Don’t wear garments and think it’s dumb? Fine. However, you can choose to at least show respect for others.
I don’t believe the dress of a Hasidic Jew is necessary today. I don’t think the hijab of Islam is necessary. Yet, I would never demean their methods of worship. In fact, I greatly respect their faith. We only ask for the same respect.
That is unquestionably true. I was just pointing out that priesthood rites existed even in those times–not that cloth healed her. It was certainly her faith that healed her.
thank you for explaining the Temple Undergarments, I found your explanation to be enlightening.
Good morning, in my morning Bible study today, I happen to be reading in John 19:23, where it’s stated they removed all of Jesus clothes, but left his undergarment … in reading this it sparked my curiosity, and studied the meaning of the undergarment the Mormons wear. The one important difference of the undergarment Jesus wore was seamless, were as the one Mormons wear do have thread.
However, I totally understand, and do respect your belief. I wear my cross around my neck, my cross in my car, even sometimes on my tee-shirts.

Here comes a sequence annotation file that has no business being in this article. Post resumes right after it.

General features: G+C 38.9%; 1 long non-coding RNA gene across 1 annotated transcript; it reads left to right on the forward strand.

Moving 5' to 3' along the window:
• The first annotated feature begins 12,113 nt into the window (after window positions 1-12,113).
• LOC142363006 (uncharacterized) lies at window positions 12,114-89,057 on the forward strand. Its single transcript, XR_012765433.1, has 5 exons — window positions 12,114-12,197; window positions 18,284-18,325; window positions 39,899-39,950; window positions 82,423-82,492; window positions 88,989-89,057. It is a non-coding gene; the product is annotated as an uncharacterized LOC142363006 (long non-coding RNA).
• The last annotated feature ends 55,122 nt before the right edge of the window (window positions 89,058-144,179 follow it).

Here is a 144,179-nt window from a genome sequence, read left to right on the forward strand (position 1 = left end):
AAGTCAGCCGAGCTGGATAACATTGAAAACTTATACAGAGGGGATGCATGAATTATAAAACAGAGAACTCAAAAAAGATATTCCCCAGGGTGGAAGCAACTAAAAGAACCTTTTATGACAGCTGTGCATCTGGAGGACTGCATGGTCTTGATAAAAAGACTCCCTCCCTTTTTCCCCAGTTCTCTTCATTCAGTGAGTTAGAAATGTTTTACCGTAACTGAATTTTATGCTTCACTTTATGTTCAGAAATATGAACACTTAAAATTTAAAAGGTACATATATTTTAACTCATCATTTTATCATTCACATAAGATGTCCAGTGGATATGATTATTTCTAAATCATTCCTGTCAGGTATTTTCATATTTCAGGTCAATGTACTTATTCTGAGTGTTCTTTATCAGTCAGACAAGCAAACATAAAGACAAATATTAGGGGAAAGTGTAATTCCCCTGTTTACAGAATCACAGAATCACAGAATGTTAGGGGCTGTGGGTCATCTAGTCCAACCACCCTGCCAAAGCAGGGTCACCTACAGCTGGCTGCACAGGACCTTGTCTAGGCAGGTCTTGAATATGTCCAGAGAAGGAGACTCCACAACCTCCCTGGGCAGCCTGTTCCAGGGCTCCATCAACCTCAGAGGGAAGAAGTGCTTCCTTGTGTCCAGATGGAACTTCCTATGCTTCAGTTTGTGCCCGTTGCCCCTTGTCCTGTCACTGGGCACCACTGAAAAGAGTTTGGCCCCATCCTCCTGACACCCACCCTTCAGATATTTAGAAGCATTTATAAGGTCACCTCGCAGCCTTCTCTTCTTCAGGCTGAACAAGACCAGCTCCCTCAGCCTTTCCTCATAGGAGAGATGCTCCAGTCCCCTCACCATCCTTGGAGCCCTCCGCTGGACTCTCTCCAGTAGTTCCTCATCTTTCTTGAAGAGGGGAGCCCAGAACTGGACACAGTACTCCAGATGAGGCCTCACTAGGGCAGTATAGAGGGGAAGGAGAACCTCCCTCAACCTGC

I find the difference in all cultures, and beliefs beautiful, as long as we worship the one true God.
He who judges, will be judged.
How unkind you are.
I think Novella only read this article so that she could post a negative comment. I believe Jim’s response was typical of what I have come to expect from him. He is a genuinely respectful person who is posting information that helps others understand his religious beliefs. I appreciate your efforts Jim. I am Catholic and although I made the huge decision, several years ago, to no longer attend church, as I find some of the things taught there to be unacceptable, I do wholeheartedly believe in a God and I try very hard to live as a really good person. I do not believe that my faith has to be tied to a brick and mortar building although I do miss some of the spiritual rituals involved in actually attending mass ☹️. I am enjoying learning about your faith, Jim, keep up the good work.